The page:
• CA-26: We've got our first confirmed Republican in the field to replace long-time Rep. Elton Gallegly, who announced his retirement this weekend in the face of a redrawn, much-bluer district. It's Ventura County Supervisor Linda Parks, who has a mavericky reputation (and may in fact run as "no party preference," which is possible under California's new Top 2 primary system). Also widely considered likely to enter—though no comment from him yet—is Republican state Sen. Tony Strickland, which would set up something of a grudge match, as Parks won her post by defeating Strickland's wife, then-Assemblywoman Audra Strickland.
One other potential GOP candidate who sounds interested is Simi Valley city councilor Glen Becerra. On the flipside, Ventura Co. DA Greg Totten has taken his name out of circulation. (It's worth noting that a Tony Strickland run here would open up his state Senate seat, which might vacuum up a lot of the local GOPers lower on the totem pole than him.) Democrat and fellow Ventura County Supervisor Steve Bennett is probably the overall favorite here now, though, given the new district's lean. (David Jarman)
• CA-44: I'm surprised this member-vs.-member Dem primary hasn't attracted anywhere near the same number of public endorsers from the California delegation as the nearby Berman/Sherman tussle, as it seems like a much easier choice: Janice Hahn, or the ethically-troubled, bad-headline-generating Laura Richardson. John Garamendi is the second House Dem from California to weigh in on the race Monday; he and Grace Napolitano both back Hahn. Roll Call's writeup also reminds us of a Hahn internal poll from back in August, which had Hahn leading Richardson 47-26 in a two-person race. (That's suddenly relevant, seeing as how Assemblyman and third-wheel Isadore Hall recently dropped out.) (David Jarman)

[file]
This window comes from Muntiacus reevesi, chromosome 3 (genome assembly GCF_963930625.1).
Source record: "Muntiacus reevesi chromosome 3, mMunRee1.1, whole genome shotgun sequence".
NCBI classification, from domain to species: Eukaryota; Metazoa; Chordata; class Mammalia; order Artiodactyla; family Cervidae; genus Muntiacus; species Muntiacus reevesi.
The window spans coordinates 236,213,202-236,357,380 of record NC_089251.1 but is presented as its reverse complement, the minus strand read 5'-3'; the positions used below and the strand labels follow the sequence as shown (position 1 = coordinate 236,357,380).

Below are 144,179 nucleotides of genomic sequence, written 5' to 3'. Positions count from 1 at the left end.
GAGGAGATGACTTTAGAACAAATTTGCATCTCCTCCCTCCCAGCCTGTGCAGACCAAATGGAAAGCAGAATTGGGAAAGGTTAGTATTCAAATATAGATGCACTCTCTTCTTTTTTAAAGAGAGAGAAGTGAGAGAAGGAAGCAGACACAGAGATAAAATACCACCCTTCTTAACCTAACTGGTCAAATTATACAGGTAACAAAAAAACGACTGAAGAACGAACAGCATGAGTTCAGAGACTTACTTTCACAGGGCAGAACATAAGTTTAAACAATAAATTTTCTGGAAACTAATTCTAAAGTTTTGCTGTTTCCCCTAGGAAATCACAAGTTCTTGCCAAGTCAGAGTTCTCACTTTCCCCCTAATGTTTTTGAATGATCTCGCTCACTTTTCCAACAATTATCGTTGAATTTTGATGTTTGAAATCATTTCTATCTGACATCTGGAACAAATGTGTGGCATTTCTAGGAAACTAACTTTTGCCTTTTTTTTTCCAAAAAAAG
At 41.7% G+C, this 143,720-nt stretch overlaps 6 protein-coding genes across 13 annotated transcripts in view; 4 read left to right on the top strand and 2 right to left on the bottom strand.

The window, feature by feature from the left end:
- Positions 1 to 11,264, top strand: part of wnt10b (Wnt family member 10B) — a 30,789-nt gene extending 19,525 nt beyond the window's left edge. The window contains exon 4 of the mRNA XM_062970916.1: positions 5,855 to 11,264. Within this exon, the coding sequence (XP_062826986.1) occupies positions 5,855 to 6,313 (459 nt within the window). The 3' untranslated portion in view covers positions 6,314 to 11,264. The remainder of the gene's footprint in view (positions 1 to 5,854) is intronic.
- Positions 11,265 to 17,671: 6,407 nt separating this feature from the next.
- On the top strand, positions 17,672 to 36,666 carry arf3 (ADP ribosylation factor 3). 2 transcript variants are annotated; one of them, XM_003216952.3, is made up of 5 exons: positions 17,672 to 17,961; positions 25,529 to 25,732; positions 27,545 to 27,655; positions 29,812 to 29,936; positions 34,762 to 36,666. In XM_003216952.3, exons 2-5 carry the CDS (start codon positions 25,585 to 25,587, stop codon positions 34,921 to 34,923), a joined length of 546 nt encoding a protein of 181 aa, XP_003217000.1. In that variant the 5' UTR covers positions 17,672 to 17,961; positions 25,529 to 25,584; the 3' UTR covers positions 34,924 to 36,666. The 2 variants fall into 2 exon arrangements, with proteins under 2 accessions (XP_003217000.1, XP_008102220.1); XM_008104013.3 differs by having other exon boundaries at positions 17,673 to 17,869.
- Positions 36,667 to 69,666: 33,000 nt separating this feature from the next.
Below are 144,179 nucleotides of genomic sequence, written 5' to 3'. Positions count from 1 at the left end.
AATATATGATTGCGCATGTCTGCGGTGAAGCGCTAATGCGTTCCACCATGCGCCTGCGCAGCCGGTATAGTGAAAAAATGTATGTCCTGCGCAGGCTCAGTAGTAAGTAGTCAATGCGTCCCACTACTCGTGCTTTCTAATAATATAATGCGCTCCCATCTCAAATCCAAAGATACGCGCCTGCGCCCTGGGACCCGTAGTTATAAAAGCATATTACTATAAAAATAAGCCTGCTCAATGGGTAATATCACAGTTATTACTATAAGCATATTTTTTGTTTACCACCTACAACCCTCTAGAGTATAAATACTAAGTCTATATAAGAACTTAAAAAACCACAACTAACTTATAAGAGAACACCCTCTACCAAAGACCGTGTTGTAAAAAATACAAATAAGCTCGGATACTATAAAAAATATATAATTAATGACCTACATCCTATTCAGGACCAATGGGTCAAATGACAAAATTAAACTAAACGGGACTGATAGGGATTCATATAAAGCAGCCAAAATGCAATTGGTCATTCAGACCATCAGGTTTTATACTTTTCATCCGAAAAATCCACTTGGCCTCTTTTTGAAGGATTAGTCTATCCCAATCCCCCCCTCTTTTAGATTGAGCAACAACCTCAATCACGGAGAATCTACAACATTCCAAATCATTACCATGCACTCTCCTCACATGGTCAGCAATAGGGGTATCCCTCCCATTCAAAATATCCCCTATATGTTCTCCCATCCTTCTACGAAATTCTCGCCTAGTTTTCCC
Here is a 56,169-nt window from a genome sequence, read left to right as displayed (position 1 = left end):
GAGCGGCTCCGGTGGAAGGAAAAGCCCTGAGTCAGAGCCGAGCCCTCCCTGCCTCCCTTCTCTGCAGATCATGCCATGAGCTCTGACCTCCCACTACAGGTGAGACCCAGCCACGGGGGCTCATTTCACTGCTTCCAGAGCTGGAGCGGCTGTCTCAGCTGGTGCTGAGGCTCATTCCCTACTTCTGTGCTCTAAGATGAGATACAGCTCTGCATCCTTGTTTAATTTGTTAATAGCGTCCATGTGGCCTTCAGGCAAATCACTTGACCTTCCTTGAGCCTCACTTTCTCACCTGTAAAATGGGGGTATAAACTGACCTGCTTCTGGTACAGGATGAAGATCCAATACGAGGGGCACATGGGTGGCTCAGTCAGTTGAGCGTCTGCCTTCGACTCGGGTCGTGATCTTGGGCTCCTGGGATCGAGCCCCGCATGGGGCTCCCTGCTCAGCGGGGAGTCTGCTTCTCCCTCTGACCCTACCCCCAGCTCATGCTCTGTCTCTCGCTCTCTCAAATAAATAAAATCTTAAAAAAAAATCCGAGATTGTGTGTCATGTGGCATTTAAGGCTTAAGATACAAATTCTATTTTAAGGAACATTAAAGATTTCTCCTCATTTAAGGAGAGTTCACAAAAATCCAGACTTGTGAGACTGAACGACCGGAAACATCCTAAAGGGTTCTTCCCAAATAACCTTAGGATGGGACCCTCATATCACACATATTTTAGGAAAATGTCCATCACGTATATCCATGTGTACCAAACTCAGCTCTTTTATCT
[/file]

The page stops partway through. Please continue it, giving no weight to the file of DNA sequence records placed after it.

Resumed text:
• CO-07: Not to be deterred by the damage that the Pete Coors Senate campaign of 2004 did to the family name (to say nothing of the damage caused by a hundred-plus years of putting out a crappy product), another member of the brewing dynasty is contemplating a run for office. This time, it's Joe Coors, Jr. (Pete's older brother), who's reportedly about to kick off a run against Democratic Rep. Ed Perlmutter in the Dem-leaning suburban 7th. (David Jarman)
• IL-08: Another big get for Tammy Duckworth: She just secured the backing of the SEIU's Illinois Council, which has considerable resources it can bring to bear in a race like this. Meanwhile, Duckworth's opponent in the Democratic primary, Raja Krishnamoorthi, announced the endorsement of state Sen. Michael Noland. Ordinarily, state legislative endorsements aren't exactly a major deal, but Noland's a fairly big player, and more important, he's from the city of Elgin in Kane County, which is demographically quite different from the base in Schaumburg & DuPage that both Raja and Duckworth are drawing from.